The Bulgarian-Romanian Observatory of Digital Media (BROD) launches its website



The Bulgarian-Romanian Observatory of Digital Media (BROD), which works under the framework of the European Digital Media Observatory (EDMO), launches its website The hub portal starts in the context of rising disinformation and hybrid war against the European Union.

The website is available in three languages – Bulgarian, Romanian and English – and will include fact-checks and media literacy materials as well as research on disinformation in the region. The content will be unique, developed by the hub partners, and there will be references to important developments from other observatories working at the level of the European Commission.

From the beginning of 2023, the development of BROD has started with the project coordinator Prof. Sylvia Ilieva, the Director of the Institute for Big Data for the Smart Society GATE at Sofia University St. Kliment Ohridski.

The BROD hub is one of the newly established  regional centers for disinformation research in two neighbouring countries, Bulgaria and Romania. 

The BROD hub brings together journalists, researchers, technology companies, and media literacy trainers from the region. 

The online portal gives access to a continuous feed of fact-check articles aimed at debunking information in Bulgarian and Romanian and to dozens of archives available at launch. 
Part of the initiative is the fact-checking leader Agence France-Presse (AFP) with its work in both countries: Proveri for Bulgaria; and Verificat for Romania. Bulgarian National Television (BNT) is also part of the observatory with its new team of fact-checkers. On the Romanian side the hub’s fact-checking activity  is also carried on by Factual, a platform launched by FUNKY CITIZENS.

The research part is entrusted to Vitosha Research Ltd. and GLOBSEC (Slovakia), and the National University of Political Studies and Public Administration (SNSPA, Romania). Support in the field of media literacy will come from the Centre for Independent Journalism (Romania) and the National Training Centre (Bulgaria). In the consortium, new technological developments will come from Ontotext (Bulgaria), XWiki SOFTWARE SRL (Romania, France), and the Athens Technology Centre (ANONYMI VIOMICHANIKI EMPORIKI KAI TECHNIKI ETAIREIA EFARMOGON YPSILIS TECHNOLOGIAS).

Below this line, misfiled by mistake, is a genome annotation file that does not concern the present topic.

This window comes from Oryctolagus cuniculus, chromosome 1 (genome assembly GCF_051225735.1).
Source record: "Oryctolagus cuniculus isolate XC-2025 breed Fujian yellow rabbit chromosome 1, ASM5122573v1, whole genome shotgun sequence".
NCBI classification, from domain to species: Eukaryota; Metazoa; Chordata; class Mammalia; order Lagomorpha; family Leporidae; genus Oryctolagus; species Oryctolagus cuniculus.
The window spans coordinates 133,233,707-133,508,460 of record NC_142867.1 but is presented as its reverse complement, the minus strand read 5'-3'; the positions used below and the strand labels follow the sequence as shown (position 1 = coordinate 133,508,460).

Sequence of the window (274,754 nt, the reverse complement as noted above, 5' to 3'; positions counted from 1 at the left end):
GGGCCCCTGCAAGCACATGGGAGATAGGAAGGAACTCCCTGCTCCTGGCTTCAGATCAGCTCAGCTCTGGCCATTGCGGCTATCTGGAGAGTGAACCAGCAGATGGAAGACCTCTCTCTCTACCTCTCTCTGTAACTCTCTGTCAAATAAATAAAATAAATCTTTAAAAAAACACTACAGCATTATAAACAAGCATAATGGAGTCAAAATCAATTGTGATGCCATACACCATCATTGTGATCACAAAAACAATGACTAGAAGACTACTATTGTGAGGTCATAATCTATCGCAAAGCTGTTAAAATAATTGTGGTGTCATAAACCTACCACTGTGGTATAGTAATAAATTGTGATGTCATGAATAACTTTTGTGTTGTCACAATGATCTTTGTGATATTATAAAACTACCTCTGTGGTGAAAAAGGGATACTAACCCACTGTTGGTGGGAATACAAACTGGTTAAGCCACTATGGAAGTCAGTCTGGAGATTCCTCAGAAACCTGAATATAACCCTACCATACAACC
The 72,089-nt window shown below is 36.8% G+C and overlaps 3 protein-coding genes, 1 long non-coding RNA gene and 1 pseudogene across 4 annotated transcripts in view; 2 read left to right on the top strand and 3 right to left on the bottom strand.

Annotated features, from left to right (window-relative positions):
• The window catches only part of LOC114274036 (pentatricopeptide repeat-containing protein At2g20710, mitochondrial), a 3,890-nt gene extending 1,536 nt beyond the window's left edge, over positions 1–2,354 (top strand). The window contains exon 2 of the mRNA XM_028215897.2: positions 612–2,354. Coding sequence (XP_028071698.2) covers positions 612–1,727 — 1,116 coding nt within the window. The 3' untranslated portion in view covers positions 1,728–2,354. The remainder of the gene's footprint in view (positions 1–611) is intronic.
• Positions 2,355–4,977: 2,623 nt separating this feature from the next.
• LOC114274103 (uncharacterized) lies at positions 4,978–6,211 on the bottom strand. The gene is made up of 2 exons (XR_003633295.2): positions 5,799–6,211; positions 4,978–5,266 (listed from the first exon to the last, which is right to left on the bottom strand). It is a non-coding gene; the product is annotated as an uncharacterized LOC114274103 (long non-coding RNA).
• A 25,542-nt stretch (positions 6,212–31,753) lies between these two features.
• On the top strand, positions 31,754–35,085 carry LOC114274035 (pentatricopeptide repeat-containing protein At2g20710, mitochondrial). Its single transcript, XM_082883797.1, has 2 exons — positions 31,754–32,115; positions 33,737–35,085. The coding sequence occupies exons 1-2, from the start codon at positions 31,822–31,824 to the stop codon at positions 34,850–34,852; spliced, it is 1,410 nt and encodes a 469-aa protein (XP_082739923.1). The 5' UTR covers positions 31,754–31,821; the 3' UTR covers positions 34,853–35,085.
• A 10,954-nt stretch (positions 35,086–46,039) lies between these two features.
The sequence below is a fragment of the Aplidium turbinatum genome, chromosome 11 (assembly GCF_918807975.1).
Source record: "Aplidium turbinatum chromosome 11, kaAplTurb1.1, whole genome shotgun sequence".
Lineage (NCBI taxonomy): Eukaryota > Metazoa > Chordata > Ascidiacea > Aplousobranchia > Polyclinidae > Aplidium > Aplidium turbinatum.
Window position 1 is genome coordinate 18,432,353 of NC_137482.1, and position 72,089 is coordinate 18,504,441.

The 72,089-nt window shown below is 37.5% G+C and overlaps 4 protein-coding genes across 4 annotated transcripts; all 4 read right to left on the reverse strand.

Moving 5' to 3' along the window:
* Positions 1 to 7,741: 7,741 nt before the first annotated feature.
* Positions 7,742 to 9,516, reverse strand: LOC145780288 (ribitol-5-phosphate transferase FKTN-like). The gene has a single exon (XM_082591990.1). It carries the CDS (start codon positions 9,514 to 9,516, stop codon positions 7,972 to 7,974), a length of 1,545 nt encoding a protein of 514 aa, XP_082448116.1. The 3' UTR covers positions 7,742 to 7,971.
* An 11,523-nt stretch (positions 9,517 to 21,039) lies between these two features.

In their work, the experts will be guided by the European Commission's concept of disinformation, understood as verifiably false or misleading information that is created, presented, and disseminated for economic gain or to intentionally deceive the public, and may cause public harm. Public harm comprises threats to democratic political and policy-making processes as well as public goods such as the protection of EU citizens' health, the environment or security. Disinformation threatens and restricts the fundamental rights of citizens by attacking them with highly selective information, inciting fear, and arousing hatred. The creation of the observatory answered the growing necessity to protect the European public interest, endangered by the continuous attempts to limit the freedom of the media by a broad variety of actors, and the limited information literacy of citizens, which implies easy susceptibility to internal and external disinformation campaigns, also directed against the European Union at large.